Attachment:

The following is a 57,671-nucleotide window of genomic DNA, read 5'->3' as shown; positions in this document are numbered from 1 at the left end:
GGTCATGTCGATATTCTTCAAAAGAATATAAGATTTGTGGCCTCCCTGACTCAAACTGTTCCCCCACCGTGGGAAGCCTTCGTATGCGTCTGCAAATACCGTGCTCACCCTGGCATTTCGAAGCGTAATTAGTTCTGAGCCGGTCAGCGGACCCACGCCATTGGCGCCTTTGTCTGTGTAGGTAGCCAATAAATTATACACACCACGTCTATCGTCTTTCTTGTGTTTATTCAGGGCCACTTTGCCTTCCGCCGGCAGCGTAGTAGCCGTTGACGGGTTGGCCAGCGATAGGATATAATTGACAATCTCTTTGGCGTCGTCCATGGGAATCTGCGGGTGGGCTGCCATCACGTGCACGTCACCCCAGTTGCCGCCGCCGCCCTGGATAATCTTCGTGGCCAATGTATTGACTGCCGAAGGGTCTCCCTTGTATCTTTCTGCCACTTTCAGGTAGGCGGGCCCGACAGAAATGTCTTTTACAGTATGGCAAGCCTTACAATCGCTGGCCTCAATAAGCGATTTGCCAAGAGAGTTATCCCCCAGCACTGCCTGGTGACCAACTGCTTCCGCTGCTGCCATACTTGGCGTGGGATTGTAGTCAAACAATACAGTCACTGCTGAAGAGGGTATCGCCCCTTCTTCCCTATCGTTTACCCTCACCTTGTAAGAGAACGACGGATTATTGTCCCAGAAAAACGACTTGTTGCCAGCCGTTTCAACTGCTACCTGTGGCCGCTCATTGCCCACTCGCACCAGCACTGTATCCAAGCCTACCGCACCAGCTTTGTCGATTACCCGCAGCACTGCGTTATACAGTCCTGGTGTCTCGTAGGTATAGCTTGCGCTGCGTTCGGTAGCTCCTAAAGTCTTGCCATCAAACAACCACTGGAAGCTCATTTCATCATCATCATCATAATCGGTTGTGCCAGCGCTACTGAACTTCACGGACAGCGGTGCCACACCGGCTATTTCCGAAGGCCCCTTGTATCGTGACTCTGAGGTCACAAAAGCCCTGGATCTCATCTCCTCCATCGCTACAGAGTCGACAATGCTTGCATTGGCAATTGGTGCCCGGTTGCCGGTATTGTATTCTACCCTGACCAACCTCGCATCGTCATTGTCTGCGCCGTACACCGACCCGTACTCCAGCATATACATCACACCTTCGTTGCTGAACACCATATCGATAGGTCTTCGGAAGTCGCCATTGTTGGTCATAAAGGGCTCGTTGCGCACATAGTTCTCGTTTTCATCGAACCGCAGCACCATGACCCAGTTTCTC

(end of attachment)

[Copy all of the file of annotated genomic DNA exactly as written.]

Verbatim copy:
The following is a 57,671-nucleotide window of genomic DNA, read 5'->3' as shown; positions in this document are numbered from 1 at the left end:
GGTCATGTCGATATTCTTCAAAAGAATATAAGATTTGTGGCCTCCCTGACTCAAACTGTTCCCCCACCGTGGGAAGCCTTCGTATGCGTCTGCAAATACCGTGCTCACCCTGGCATTTCGAAGCGTAATTAGTTCTGAGCCGGTCAGCGGACCCACGCCATTGGCGCCTTTGTCTGTGTAGGTAGCCAATAAATTATACACACCACGTCTATCGTCTTTCTTGTGTTTATTCAGGGCCACTTTGCCTTCCGCCGGCAGCGTAGTAGCCGTTGACGGGTTGGCCAGCGATAGGATATAATTGACAATCTCTTTGGCGTCGTCCATGGGAATCTGCGGGTGGGCTGCCATCACGTGCACGTCACCCCAGTTGCCGCCGCCGCCCTGGATAATCTTCGTGGCCAATGTATTGACTGCCGAAGGGTCTCCCTTGTATCTTTCTGCCACTTTCAGGTAGGCGGGCCCGACAGAAATGTCTTTTACAGTATGGCAAGCCTTACAATCGCTGGCCTCAATAAGCGATTTGCCAAGAGAGTTATCCCCCAGCACTGCCTGGTGACCAACTGCTTCCGCTGCTGCCATACTTGGCGTGGGATTGTAGTCAAACAATACAGTCACTGCTGAAGAGGGTATCGCCCCTTCTTCCCTATCGTTTACCCTCACCTTGTAAGAGAACGACGGATTATTGTCCCAGAAAAACGACTTGTTGCCAGCCGTTTCAACTGCTACCTGTGGCCGCTCATTGCCCACTCGCACCAGCACTGTATCCAAGCCTACCGCACCAGCTTTGTCGATTACCCGCAGCACTGCGTTATACAGTCCTGGTGTCTCGTAGGTATAGCTTGCGCTGCGTTCGGTAGCTCCTAAAGTCTTGCCATCAAACAACCACTGGAAGCTCATTTCATCATCATCATCATAATCGGTTGTGCCAGCGCTACTGAACTTCACGGACAGCGGTGCCACACCGGCTATTTCCGAAGGCCCCTTGTATCGTGACTCTGAGGTCACAAAAGCCCTGGATCTCATCTCCTCCATCGCTACAGAGTCGACAATGCTTGCATTGGCAATTGGTGCCCGGTTGCCGGTATTGTATTCTACCCTGACCAACCTCGCATCGTCATTGTCTGCGCCGTACACCGACCCGTACTCCAGCATATACATCACACCTTCGTTGCTGAACACCATATCGATAGGTCTTCGGAAGTCGCCATTGTTGGTCATAAAGGGCTCGTTGCGCACATAGTTCTCGTTTTCATCGAACCGCAGCACCATGACCCAGTTTCTC